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Sarah Vogel says North Dakota attorney general didn’t see documents on Bill Gates land deal

Former North Dakota Agriculture Commissioner Sarah Vogel, an attorney, advocate and author, said she thinks North Dakota Attorney General Drew Wrigley or lawyers in his department should have acquired a copy of a trust for the benefit of billionaire Bill Gates, and lease-back agreements with Campbell Farms of Grafton, North Dakota, before “deeming” the deal legal.

A brown-haired woman in red glasses and a yellow top smiles during an interview.
Former North Dakota Agriculture Commissioner Sarah Vogel, an attorney, advocate and author, said she thinks North Dakota Attorney General Drew Wrigley or lawyers in his department should have acquired a copy of a trust for the benefit of billionaire Bill Gates, and lease-back agreements with Campbell Farms of Grafton, North Dakota, before “deeming” the deal legal. Photo taken June 6, 2022, in Fargo, North Dakota.
Mikkel Pates / Agweek
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FARGO — “A very shallow and insufficient investigation” is how Sarah Vogel, a former North Dakota agriculture commissioner and former assistant attorney general, characterizes the North Dakota Attorney General's inquiry into a land deal between a prominent North Dakota farm and a trust benefiting billionaire Microsoft co-founder Bill Gates.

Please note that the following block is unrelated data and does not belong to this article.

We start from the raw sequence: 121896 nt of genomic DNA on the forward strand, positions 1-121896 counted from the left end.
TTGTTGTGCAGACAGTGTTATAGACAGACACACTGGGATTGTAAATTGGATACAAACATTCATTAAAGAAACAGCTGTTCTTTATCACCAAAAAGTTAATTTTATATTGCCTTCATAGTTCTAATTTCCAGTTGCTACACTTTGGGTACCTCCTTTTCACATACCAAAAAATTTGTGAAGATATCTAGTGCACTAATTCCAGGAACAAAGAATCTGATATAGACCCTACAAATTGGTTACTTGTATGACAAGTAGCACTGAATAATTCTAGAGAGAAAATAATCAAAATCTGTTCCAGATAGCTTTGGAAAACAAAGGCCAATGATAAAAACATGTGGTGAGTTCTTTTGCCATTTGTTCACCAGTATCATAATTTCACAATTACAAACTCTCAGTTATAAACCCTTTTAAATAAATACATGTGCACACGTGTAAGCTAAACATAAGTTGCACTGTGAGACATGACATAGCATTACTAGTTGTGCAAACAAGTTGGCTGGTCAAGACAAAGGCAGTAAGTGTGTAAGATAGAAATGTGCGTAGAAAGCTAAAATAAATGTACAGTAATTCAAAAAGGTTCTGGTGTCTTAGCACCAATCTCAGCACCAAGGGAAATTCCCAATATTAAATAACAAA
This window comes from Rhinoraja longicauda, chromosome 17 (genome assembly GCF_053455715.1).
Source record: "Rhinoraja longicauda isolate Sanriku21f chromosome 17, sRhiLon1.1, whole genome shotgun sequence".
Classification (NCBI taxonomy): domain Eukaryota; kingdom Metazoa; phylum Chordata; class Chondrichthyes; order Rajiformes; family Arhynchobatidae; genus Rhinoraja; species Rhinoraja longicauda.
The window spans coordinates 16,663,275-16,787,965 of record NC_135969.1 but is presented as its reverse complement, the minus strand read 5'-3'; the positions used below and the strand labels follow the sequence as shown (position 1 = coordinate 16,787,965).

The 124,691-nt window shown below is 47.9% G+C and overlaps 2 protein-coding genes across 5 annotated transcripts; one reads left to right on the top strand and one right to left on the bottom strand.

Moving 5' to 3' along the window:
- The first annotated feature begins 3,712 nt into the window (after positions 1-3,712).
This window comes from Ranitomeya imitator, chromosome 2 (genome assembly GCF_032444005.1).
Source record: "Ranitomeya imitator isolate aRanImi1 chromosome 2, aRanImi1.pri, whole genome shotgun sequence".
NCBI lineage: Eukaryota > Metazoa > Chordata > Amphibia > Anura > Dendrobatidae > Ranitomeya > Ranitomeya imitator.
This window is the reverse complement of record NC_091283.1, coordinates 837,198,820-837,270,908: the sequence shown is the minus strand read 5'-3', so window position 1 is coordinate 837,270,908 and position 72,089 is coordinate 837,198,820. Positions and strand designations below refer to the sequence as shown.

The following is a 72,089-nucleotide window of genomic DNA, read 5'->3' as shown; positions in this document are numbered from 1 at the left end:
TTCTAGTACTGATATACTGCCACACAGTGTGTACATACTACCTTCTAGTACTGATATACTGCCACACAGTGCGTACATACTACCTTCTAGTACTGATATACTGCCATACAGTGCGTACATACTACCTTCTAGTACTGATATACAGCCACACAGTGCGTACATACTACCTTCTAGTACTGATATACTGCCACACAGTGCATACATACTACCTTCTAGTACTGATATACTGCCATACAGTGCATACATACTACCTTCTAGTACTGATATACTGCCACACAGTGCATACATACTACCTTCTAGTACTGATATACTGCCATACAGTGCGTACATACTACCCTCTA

Vogel came to that conclusion after reading documents from the North Dakota Attorney General’s office after the agency went “inactive” on its inquiry about a land deal between Campbell Farms and Red River Trust .

In the case of the Campbell/Gates transaction, Vogel says North Dakota Attorney General Drew Wrigley and his department appear to have simply “deemed” the sale to comply with the law with little inquiry. The Campbell Farms, a potato farm based at Grafton, North Dakota, sold more than 2,000 acres to Red River Trust, whose lawyer said the sole beneficiary is Gates.

Drew Wrigley, who was appointed attorney general on Feb. 8, after the unexpected death of long-time Attorney General Wayne Stenehjem, said he is becoming more familiar with the statute’s enforcement. Wrigley, whose term is up for election on Nov. 8, referred questions to Matt Sagsveen, the department’s solicitor general since 2017, who supervises the management portfolio for the state’s anti-corporate farming statutes. He has been with the department about a decade.

Unusual case

Sagsveen acknowledged correspondence regarding the case was handled primarily by Kerrie Helm, a senior paralegal in the department, who manages the day-to-day activities of the anti-corporate farming law. But he said he “talked about” the case with Helm, even though his signature doesn’t appear as signing off.

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He acknowledged it as “not the usual case” for the statue, because it involves a trust. He said the department’s inquiry has gone “inactive” but said it could be re-activated if more information should arise. So far, it hasn’t.